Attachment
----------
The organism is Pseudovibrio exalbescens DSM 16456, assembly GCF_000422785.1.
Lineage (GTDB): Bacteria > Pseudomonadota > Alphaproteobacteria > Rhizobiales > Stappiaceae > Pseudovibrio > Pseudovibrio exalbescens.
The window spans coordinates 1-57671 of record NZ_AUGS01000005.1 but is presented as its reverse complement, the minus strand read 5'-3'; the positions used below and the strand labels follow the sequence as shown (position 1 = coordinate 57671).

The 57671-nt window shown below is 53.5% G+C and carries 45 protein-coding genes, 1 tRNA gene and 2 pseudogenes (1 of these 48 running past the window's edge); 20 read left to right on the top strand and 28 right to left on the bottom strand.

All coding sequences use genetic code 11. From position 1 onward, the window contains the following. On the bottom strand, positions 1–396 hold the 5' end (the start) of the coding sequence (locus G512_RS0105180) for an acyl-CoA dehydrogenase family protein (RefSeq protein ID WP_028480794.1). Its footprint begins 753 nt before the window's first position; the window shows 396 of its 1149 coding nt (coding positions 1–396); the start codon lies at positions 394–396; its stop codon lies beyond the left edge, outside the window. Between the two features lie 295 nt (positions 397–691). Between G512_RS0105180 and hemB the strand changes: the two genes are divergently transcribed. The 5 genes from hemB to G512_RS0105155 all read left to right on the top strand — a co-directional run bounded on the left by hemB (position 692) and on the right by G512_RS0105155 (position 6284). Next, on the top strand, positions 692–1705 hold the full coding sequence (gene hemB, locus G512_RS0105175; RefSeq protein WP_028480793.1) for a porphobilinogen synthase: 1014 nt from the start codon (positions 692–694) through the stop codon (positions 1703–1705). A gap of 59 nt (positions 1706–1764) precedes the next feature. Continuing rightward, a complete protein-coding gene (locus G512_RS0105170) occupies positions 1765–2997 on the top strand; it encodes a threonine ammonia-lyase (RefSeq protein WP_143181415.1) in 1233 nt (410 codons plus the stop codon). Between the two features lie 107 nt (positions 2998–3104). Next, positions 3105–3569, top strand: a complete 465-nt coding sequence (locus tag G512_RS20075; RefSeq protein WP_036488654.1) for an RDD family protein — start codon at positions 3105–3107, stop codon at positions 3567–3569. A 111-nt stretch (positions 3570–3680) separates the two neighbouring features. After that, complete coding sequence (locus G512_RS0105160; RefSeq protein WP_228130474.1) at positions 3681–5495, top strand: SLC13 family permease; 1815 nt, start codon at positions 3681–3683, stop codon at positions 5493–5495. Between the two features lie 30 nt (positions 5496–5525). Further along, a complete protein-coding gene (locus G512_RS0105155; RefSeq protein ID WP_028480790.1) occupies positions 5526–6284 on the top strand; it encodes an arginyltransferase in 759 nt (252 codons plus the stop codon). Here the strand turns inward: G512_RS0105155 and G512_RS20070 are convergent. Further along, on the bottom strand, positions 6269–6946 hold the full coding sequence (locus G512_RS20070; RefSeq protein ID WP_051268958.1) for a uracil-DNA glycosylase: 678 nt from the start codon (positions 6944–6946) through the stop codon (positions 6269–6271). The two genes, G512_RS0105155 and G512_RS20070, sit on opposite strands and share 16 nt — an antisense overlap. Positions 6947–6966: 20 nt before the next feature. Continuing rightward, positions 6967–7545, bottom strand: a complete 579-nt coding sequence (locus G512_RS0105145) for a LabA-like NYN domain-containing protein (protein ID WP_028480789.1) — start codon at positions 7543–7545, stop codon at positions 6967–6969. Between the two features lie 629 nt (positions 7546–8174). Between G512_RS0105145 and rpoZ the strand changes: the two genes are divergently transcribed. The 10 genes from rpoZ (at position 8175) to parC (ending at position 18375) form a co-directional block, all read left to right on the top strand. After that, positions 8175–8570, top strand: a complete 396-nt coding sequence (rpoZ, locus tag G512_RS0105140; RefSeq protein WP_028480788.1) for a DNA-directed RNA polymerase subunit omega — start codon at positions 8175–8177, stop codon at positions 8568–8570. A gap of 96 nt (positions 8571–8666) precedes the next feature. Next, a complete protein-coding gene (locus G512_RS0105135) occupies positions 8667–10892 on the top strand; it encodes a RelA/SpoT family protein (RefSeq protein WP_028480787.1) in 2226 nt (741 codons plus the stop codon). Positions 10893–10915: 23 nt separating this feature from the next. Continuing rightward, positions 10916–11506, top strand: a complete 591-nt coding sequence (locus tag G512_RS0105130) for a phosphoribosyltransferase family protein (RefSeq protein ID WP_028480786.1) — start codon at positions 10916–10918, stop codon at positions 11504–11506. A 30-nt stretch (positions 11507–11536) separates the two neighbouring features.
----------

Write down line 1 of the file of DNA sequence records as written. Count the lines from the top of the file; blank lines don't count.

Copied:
The organism is Pseudovibrio exalbescens DSM 16456, assembly GCF_000422785.1.